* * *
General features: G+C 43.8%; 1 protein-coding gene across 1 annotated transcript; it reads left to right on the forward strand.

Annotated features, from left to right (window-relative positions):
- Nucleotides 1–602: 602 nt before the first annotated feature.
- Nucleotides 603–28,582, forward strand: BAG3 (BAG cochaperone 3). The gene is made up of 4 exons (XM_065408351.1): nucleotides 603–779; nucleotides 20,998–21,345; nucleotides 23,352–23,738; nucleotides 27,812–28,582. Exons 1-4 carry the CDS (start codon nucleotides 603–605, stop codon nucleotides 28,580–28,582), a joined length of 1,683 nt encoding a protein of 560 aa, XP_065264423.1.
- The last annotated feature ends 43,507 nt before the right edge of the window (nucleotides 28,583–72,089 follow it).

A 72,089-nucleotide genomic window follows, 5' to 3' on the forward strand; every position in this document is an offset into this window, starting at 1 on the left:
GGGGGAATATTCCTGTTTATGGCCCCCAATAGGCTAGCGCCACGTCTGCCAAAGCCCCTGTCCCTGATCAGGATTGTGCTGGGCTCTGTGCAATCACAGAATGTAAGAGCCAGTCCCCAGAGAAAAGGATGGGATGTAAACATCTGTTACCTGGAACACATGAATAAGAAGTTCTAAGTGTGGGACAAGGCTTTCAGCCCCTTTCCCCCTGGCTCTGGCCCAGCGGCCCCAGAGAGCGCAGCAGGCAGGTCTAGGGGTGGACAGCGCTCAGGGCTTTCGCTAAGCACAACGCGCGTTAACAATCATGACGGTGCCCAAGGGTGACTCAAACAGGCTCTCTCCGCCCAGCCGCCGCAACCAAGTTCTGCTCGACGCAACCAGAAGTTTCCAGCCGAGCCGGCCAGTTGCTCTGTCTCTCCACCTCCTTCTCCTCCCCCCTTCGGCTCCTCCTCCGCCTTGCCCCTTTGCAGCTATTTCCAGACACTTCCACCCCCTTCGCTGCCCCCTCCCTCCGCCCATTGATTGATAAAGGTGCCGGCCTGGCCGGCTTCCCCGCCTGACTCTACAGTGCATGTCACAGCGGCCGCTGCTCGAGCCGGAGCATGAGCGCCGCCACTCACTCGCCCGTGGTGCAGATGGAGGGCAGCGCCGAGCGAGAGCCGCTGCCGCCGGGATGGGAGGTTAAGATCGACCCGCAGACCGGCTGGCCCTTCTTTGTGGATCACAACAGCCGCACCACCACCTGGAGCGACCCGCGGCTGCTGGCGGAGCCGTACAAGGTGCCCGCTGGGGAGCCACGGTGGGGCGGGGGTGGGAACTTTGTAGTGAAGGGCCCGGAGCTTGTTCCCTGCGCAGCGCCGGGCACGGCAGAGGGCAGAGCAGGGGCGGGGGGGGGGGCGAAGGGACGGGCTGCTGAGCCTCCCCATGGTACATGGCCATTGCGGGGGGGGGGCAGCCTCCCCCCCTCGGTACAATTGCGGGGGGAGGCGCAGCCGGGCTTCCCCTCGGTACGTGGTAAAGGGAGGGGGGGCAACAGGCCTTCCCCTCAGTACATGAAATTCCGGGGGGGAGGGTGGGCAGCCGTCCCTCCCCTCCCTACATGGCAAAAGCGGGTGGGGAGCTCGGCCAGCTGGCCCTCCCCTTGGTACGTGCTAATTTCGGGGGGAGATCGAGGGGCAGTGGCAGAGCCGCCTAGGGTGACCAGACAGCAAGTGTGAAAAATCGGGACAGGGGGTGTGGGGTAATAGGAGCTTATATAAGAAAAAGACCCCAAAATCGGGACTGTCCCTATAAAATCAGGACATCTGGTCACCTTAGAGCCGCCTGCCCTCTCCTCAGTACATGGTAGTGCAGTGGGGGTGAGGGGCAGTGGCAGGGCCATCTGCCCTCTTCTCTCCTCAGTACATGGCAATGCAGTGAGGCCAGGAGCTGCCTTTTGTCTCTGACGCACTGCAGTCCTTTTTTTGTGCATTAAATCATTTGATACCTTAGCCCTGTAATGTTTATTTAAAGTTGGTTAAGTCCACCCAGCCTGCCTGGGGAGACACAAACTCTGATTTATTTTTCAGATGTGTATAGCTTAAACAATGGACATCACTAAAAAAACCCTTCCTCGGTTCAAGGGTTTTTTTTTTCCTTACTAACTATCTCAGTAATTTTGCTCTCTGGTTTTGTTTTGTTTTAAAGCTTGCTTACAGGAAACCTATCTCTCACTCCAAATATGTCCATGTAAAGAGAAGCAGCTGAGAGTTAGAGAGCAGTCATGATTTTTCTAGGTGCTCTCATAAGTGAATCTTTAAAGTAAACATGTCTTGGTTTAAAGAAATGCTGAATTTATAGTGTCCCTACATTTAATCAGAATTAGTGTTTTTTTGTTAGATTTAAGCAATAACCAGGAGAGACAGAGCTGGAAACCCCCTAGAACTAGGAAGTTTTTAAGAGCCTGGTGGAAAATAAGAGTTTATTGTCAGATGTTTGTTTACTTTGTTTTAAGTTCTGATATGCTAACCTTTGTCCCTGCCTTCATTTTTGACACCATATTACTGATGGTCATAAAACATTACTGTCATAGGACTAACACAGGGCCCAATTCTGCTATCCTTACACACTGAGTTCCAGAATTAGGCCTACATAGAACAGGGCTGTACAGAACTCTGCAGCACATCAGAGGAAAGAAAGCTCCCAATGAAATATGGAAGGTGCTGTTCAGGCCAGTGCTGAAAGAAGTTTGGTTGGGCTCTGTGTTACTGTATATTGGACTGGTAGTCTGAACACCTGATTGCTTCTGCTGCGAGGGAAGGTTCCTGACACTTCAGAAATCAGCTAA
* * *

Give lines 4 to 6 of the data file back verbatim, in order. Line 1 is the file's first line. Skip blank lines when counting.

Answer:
- Nucleotides 603–28,582, forward strand: BAG3 (BAG cochaperone 3). The gene is made up of 4 exons (XM_065408351.1): nucleotides 603–779; nucleotides 20,998–21,345; nucleotides 23,352–23,738; nucleotides 27,812–28,582. Exons 1-4 carry the CDS (start codon nucleotides 603–605, stop codon nucleotides 28,580–28,582), a joined length of 1,683 nt encoding a protein of 560 aa, XP_065264423.1.
- The last annotated feature ends 43,507 nt before the right edge of the window (nucleotides 28,583–72,089 follow it).

A 72,089-nucleotide genomic window follows, 5' to 3' on the forward strand; every position in this document is an offset into this window, starting at 1 on the left: